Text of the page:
Last week, a client asked us to review the choices within her 401(k) plan at work to identify the best investments available. The line-up included 9 different funds and also company stock. There is a pending buy-out of the company, so when we initiated the review of the stock we anticipated that the stock would be trading at parity with the buy-out price. The buy-out offer contains a combination of cash and shares of stock in the acquiring company. The board of directors and shareholders of both companies have already approved the transaction, which is scheduled to close in the next several months.
Much to our surprise, the company stock of our client is trading at a 35% discount to the buy-out level. Clearly, the market does not believe the transaction will complete. The merger is being reviewed by the Department of Justice for anti-trust issues. Recently, several high-profile mergers have fallen apart amidst government anti-trust concerns, including Office Depot & Staples, Sysco & U.S. Foods, and Halliburton & Baker Hughes. We classify a pending buy-out which may be blocked as a binary event. There are only 2 possible outcomes: either the companies will merge, or they will not. Let’s be clear before we continue the story – the client was not in possession of material non-public information, and the trading window on the company stock for employees was open.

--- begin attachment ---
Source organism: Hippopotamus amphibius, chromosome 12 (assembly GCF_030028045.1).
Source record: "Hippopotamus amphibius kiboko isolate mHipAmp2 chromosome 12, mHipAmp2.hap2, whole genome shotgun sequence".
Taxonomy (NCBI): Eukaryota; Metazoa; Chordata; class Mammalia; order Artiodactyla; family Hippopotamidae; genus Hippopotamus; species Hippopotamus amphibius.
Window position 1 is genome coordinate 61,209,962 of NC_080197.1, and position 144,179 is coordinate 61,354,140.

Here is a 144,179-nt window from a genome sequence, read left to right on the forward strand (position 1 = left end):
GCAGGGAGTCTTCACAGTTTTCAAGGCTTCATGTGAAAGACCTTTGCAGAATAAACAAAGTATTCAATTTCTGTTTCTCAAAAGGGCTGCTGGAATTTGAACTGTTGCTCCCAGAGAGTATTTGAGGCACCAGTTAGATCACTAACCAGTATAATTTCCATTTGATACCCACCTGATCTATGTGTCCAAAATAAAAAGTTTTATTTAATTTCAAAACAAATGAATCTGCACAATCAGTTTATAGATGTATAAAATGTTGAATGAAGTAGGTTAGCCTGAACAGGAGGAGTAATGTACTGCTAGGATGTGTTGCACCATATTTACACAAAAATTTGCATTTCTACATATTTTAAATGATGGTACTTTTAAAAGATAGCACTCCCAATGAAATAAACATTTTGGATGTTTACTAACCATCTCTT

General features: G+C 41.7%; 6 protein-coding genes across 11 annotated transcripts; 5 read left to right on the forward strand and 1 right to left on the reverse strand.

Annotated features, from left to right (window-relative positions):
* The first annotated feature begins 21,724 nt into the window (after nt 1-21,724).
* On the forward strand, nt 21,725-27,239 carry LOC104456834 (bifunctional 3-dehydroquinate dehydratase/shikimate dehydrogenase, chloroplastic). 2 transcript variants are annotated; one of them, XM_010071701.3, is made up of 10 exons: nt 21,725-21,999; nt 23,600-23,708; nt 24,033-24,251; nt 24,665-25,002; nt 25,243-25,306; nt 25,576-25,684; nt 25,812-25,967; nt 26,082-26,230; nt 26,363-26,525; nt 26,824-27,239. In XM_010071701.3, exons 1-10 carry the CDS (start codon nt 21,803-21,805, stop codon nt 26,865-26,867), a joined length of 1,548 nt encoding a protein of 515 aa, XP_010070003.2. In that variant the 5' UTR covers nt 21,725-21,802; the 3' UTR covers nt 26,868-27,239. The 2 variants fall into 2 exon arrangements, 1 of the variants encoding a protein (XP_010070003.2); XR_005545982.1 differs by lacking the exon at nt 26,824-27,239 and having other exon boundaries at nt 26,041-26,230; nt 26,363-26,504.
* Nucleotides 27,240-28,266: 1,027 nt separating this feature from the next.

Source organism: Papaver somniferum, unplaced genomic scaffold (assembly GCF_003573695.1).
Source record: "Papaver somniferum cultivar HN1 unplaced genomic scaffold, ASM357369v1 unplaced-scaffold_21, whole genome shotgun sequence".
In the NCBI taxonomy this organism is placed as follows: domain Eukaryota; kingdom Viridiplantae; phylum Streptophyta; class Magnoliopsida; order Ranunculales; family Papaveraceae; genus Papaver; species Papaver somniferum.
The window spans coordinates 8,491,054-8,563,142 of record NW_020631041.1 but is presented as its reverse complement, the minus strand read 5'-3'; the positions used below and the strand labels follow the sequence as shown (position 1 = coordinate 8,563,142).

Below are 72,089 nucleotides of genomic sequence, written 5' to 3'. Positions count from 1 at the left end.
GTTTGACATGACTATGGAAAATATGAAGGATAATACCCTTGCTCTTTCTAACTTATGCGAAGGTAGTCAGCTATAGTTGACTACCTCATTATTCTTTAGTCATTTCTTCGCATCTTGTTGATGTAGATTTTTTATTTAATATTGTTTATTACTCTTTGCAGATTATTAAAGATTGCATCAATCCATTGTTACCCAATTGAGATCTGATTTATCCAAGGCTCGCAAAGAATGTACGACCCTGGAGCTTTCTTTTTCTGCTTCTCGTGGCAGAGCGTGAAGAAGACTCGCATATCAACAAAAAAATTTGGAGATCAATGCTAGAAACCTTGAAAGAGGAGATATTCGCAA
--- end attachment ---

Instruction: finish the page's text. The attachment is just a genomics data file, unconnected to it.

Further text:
Typically, the best way to participate in a binary event is to place a straddle with option contracts. This position is constituted by calls and puts with the same strike price and expiration date (which in this case would be just past the scheduled close date of the merger). If the deal falls through and the stock falls or if the deal closes and the stock rises, the straddle holder profits. Philosophically, we do not advocate the use of derivatives, so what did Pawleys recommend to the client?
As we reviewed the stock, we like their fundamental financials and the valuation of the stock, and were happy to recommend a long position to the client regardless of the outcome of the pending merger. But what if the client is not confident and wants to enter with a more conservative strategy? The client commits an amount of cash to the strategy and we use 50% of the cash to buy the stock. If the deal closes, our profit is limited since we did not initially invest the full amount of cash. But if the deal falls through, we take the remaining cash to add to the long position, averaging down the cost basis, and hold the stock. This is how Pawleys trades a binary event in a more conservative way. Ultimately, we went all-in as we feel the stock is high-quality and want to own it even if the deal fails.
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